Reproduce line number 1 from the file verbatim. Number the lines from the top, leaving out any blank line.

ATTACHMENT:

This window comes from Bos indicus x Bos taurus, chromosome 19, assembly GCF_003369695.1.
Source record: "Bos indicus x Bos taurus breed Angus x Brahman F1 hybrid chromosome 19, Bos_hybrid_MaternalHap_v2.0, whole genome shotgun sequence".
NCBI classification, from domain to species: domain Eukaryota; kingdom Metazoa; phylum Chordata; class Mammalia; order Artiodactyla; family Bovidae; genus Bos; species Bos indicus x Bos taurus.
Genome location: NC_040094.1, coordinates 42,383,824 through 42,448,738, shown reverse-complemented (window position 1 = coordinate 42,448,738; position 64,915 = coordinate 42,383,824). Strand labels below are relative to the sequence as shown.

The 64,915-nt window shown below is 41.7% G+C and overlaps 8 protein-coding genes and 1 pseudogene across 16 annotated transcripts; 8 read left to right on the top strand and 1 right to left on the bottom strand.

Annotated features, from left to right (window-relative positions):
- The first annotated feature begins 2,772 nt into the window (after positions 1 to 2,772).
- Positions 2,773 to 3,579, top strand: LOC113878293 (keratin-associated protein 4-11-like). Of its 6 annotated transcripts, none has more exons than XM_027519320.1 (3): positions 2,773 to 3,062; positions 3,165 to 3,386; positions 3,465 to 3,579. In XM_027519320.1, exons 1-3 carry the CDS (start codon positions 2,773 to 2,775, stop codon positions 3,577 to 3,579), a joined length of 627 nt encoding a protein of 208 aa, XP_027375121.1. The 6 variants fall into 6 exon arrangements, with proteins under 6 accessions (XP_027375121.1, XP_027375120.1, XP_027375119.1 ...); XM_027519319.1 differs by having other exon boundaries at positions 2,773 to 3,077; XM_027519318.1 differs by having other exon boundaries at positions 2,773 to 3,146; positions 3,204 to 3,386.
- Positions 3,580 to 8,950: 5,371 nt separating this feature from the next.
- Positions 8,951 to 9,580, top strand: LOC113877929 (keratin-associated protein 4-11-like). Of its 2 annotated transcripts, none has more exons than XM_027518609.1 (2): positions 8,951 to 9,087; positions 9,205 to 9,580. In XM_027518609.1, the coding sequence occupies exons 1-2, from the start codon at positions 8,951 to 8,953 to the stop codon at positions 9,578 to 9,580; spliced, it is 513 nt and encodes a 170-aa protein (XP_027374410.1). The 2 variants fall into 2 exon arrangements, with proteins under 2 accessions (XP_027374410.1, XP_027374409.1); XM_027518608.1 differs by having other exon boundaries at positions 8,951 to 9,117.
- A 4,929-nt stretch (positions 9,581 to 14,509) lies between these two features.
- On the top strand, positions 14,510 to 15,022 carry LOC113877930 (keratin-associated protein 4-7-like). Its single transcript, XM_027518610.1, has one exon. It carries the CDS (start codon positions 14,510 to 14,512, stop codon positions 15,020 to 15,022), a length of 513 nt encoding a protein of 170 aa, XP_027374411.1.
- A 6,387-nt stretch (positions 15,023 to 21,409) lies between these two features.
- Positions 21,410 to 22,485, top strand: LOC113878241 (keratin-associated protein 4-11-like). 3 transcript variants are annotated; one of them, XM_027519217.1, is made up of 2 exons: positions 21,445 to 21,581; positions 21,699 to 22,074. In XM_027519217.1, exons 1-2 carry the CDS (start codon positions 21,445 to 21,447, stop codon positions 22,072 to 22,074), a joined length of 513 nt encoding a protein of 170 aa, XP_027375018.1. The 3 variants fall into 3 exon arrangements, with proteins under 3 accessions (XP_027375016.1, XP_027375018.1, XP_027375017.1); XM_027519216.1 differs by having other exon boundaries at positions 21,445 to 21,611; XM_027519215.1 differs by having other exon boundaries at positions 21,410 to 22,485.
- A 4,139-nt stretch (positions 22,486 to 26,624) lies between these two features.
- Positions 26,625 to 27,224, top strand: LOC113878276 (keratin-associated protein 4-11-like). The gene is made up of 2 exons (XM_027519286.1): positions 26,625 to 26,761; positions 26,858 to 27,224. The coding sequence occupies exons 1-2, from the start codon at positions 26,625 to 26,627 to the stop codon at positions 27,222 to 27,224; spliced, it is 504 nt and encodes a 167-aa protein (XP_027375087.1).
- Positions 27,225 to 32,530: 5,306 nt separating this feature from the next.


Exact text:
This window comes from Bos indicus x Bos taurus, chromosome 19, assembly GCF_003369695.1.